Kolkata's Jews are a disappearing lot. The once thriving community
of some 3,000 has now shrunk alarmingly to just 27, the lowest
figure since their arrival in the late 18th century.
The creation of Israel in 1948 saw a majority of Jews leave the
city. Gradually, the young branched out to other countries for
better prospects, leaving the elderly behind.
Among the few who remain include an equal number of men and women.
For the unmarried males, there are no single Jewish women.
Although inter-community marriages among Jews are a taboo, it is
not unheard of now in Kolkata.
Shalom Israel, one of the youngest at 40 and superintendent of the
lone Jewish cemetery here, says: "Sooner than later, there will be
no one left to tend to the cemetery after me."
Having faced persecution throughout history in the lands they
inhabited as a minority, Kolkata has been an exception for the
Jews, who have had an intimate relationship with the metropolis.
Even after the terror attack in 2008 on Nariman House, the Jewish
centre in Mumbai, Kolkata's Jews didn't feel threatened in any
"There aren't many left," moans Ian Zachariah, a 68-year-old
veteran ad man and a member of the several managing committees of
Jewish schools and synagogues.
He is also a descendent of the first Jew in Kolkata, Shalom Cohen.
Most Jews who came here were Baghdadi Jews - primarily from Iraq -
and smaller groups from Syria and Afghanistan. The lone Jewish
cemetery has graves of Russian and Polish Jews as well.
Shalom Cohen, a jeweler from Syria, arrived in Kolkata via Surat
in the 1790s, with the intention to trade.
Since then, many reputed Jewish families have made Kolkata their
own, raising edifices like the Chowringhee Mansion, Esplanade
Mansion and Ezra Hospital. They also built business empires.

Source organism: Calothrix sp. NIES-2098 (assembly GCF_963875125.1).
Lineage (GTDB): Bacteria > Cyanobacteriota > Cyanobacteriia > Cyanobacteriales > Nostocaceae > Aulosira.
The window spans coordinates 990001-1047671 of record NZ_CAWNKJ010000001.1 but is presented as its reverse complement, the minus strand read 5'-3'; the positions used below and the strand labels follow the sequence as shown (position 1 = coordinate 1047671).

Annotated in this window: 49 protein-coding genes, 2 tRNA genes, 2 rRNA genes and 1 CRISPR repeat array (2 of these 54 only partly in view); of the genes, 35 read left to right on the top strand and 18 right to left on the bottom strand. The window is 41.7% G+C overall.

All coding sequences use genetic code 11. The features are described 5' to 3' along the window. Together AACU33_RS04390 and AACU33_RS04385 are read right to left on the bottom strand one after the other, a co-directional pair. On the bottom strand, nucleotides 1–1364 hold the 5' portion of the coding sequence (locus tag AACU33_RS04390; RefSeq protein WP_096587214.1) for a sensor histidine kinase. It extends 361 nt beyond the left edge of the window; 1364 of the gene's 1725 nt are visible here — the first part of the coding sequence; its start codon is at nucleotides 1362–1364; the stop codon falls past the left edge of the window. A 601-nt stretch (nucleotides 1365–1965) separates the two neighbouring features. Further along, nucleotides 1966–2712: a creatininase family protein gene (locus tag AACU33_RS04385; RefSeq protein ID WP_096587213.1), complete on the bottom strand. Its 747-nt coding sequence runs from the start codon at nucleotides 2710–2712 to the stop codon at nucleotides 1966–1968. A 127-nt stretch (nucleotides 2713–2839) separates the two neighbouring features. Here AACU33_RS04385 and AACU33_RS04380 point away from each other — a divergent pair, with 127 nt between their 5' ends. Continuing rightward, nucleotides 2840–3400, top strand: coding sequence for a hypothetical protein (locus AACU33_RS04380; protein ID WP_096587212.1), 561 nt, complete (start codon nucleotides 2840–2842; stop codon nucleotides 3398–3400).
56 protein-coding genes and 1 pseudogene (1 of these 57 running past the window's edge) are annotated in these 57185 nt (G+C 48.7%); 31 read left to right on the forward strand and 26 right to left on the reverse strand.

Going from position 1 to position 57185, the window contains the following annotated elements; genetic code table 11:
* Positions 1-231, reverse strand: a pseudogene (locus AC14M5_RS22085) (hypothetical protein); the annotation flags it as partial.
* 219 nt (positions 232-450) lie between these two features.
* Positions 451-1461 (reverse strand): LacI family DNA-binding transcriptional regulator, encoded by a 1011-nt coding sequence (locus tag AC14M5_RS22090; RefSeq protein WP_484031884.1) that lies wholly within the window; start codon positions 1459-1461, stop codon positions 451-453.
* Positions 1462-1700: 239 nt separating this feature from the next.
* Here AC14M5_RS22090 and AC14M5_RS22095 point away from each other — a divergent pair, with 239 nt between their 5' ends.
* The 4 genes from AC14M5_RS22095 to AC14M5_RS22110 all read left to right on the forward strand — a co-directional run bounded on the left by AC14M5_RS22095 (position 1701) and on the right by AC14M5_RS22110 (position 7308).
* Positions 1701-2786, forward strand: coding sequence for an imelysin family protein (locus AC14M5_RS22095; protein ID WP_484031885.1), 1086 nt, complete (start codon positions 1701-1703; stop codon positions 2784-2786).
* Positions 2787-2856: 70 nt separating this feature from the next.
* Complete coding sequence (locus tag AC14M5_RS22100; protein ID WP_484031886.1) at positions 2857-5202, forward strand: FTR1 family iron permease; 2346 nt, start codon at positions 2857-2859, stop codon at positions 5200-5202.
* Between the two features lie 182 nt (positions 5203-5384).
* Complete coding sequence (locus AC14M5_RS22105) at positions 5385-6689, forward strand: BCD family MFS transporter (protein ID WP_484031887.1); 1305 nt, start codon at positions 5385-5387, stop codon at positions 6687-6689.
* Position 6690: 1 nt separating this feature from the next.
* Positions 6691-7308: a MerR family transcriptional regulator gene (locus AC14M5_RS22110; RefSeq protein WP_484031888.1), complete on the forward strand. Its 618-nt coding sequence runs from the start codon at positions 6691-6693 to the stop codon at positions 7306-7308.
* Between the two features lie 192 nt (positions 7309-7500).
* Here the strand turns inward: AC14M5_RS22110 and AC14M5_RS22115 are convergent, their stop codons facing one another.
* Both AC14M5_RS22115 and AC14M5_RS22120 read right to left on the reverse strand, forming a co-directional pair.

Interestingly, the caretakers of Kolkata's two magnificent
synagogues on Canning Street and Pollock Street Street are
Says Anwar Khan, one of the them: "Our ancestors have looked after
the property and we'll continue to do so."
Sadly, the once regularly used synagogues are now open to the
occasional tourists, many of whom are the descendents of Jewish
families of Kolkata now settled in Israel, Britain, Australia and
David Nahoum, owner of Nahoum and Sons, the 110-year-old landmark
Jewish Bakery in New Market, is now in his 80s and too infirm to
With Jews here in the 65-plus age bracket, travelling is difficult
and therefore gatherings are uncommon.
But when they do meet, for example when an Israeli ambassador
visits Kolkata, the hall of the Jewish Girls School suffices.
The Jewish Girls School and the Elias Meyer Free School Talmud
Torah are open to all irrespective of their religion.
The original Judaeo-Arabic speaking settlers started adapting
their Middle Eastern lifestyle to that of then Calcutta and
gradually English and Bengali became a part of their spoken
The tradition of keeping Kosher (food prepared in line with Jewish
dietary laws) is rare now, with most preferring the Bengali
Maacher Jhol as much as any other cuisine.
However, their core beliefs have never changed.
And despite the overall bleak picture, the Jews are here to stay.
Acknowledging this, Zachariah says: "Some of us have been here
longer than many Bengali families. I belong to Kolkata, this is my
Truly, for these children of Israel, home is where the heart is.
(Sahana Ghosh can be contacted at email@example.com)